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Capitals want to produce at even strength

Washington doesn't want to rely on power play against Philadelphia in Game 2

by Katie Brown / Correspondent

ARLINGTON, Va. -- Although the Washington Capitals benefited from having six power-play opportunities in Game 1 of the Eastern Conference First Round, they want more chances at even strength.

Washington leads the Philadelphia Flyers 1-0 in the best-of-7 series; Game 2 is at Verizon Center on Saturday (7 p.m. ET; CNBC, CBC, TVA Sports, CSN-PH, CSN-DC).

John Carlson scored 18 seconds into Washington's third power play of the game after Flyers defenseman Brandon Manning was called for a delay of game penalty in the second period. Jay Beagle scored at even-strength with 4:53 remaining in the third period. Washington won 2-0.

The Capitals power play was ranked fifth in the NHL during the regular season but they don't want to rely on it for offense during the Stanley Cup Playoffs.

Washington has one of the most dangerous combinations of forwards in the NHL, including 50-goal scorer Alex Ovechkin, and wants to use that depth and skill to its advantage.

Video: PHI@WSH, Gm1: Carlson sneaks puck past Mason for lead

"I think we've got four great lines, the four best lines in the League that you have to match up against," forward Justin Williams said. "You don't want to give any teams power plays. Every team's power play is good, and they can have a big impact on the game regardless of how good our special teams have been this year, and they've been good. You want to keep it 5-on-5."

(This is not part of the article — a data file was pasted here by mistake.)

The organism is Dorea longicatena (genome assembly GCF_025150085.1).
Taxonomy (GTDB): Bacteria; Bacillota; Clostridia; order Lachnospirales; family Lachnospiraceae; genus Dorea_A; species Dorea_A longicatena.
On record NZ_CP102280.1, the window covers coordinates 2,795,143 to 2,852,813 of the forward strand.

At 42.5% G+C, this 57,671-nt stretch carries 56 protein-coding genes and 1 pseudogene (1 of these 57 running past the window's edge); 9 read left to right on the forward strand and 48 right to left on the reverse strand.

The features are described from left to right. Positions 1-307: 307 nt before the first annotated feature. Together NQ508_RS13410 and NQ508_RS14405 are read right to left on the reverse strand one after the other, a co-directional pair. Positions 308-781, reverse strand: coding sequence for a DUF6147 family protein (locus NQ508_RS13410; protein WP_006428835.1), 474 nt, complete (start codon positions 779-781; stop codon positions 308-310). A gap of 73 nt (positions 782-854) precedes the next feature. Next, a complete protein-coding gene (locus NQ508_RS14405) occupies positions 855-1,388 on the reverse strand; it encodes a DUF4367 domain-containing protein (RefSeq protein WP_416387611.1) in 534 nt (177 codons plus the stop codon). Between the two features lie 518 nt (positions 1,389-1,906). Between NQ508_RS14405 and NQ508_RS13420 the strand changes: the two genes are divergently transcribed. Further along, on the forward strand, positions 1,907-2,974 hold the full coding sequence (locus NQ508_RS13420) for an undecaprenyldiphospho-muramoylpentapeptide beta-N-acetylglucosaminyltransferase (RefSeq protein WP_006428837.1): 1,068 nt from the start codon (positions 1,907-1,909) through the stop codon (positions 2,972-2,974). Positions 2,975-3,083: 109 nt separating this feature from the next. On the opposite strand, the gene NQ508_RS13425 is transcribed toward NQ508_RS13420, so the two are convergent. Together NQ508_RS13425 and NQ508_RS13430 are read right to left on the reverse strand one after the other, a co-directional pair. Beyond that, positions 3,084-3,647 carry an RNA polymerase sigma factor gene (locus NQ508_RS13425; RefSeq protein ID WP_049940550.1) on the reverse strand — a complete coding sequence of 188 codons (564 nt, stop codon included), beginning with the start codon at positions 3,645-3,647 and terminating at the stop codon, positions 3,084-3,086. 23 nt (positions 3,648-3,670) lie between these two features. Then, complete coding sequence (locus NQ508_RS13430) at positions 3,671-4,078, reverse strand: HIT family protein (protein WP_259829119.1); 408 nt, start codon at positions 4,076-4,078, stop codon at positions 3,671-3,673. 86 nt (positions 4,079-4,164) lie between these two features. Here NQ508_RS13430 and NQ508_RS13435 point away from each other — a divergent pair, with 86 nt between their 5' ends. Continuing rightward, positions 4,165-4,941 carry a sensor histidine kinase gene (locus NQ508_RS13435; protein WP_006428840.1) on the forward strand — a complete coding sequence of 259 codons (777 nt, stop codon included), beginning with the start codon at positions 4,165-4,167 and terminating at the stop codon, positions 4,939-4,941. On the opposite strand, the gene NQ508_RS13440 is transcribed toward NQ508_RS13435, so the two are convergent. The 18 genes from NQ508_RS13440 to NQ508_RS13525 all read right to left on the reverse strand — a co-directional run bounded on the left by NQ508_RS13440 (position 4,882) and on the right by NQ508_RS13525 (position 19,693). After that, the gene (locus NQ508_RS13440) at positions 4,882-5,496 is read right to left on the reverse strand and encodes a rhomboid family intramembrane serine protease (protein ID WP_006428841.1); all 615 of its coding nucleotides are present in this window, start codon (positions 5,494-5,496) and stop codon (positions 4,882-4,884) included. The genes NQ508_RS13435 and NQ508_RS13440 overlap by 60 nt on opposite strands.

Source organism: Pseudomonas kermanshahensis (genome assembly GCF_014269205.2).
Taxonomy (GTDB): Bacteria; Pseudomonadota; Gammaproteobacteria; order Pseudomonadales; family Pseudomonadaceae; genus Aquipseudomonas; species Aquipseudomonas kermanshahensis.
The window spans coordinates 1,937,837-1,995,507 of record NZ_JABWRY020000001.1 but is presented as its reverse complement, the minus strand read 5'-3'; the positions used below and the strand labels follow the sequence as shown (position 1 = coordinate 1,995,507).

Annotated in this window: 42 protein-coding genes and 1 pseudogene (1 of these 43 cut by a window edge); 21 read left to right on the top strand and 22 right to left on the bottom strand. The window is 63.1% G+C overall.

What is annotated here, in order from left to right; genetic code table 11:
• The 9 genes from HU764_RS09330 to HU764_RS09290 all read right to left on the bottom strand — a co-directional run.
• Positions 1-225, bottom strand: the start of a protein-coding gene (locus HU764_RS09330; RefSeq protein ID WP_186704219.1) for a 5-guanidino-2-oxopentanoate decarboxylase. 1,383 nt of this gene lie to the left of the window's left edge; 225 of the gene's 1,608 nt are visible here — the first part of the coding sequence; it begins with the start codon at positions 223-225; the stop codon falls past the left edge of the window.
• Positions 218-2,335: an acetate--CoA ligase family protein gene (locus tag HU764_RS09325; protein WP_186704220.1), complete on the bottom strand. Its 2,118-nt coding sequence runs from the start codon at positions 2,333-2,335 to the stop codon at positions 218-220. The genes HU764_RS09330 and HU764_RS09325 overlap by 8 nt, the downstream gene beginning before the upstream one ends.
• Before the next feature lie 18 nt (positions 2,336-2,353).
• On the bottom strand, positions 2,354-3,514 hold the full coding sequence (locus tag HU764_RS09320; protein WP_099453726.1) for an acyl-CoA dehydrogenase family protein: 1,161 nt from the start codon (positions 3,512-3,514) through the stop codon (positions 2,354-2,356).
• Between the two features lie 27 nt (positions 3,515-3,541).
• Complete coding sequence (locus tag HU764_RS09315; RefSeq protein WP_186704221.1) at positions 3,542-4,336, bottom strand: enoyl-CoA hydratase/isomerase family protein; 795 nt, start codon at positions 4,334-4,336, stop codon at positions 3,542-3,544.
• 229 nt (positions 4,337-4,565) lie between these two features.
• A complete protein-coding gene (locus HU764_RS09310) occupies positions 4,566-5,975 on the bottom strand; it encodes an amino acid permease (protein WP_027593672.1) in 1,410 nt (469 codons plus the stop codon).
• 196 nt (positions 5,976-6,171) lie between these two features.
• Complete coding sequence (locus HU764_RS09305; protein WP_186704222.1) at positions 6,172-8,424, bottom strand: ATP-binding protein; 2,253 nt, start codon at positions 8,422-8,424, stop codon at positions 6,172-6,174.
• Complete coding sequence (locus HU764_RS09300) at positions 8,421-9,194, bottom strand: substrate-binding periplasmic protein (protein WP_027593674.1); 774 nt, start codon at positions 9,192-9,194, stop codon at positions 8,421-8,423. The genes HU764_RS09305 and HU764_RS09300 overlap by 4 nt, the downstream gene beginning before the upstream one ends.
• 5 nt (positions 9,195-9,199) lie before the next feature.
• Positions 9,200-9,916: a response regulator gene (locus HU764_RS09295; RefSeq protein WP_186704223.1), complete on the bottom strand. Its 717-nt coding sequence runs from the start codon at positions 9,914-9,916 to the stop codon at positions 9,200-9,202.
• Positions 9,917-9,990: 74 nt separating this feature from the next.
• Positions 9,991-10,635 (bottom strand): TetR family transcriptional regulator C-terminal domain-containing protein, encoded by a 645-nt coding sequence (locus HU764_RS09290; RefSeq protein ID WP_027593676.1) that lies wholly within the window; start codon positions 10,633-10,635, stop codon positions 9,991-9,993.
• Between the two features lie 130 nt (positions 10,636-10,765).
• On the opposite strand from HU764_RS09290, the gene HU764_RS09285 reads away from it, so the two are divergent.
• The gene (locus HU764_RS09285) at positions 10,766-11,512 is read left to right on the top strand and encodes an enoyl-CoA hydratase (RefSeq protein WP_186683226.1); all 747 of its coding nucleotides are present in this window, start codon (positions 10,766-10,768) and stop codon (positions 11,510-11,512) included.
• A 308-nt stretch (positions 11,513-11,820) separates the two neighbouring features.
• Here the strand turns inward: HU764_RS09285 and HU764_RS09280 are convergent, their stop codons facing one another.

One way the Capitals plan to do that in Game 2 is to take fewer penalties. Washington had six power plays in Game 1; Philadelphia had four.

In the first period, Carlson and defense partner Brooks Orpik combined for three consecutive penalties, something that can't happen again, coach Barry Trotz said.

Video: PHI@WSH, Gm1: Beagle finishes setup from Johansson

"We have to be more disciplined than we were, even though we had more power plays," Trotz said. "We know that we can even be more disciplined. That's not going to throw us off our game. We recognize we have a good power play. I thought [Thursday] it was a physical game on both sides. It didn't affect us at all. The way we're built, we can play a speed game, a skill game or a physical game."

Although Game 1 was a special-teams battle, the Capitals hope Game 2 is decided at even strength, on both ends of the ice.

"You don't want to get into a rhythm on the penalty kill," Williams said. "That means you're taking too many penalties. I hope it'll die down and we'll be a little bit more disciplined. That's for sure. Anything more than two, three penalties is way too much, especially in a playoff game."

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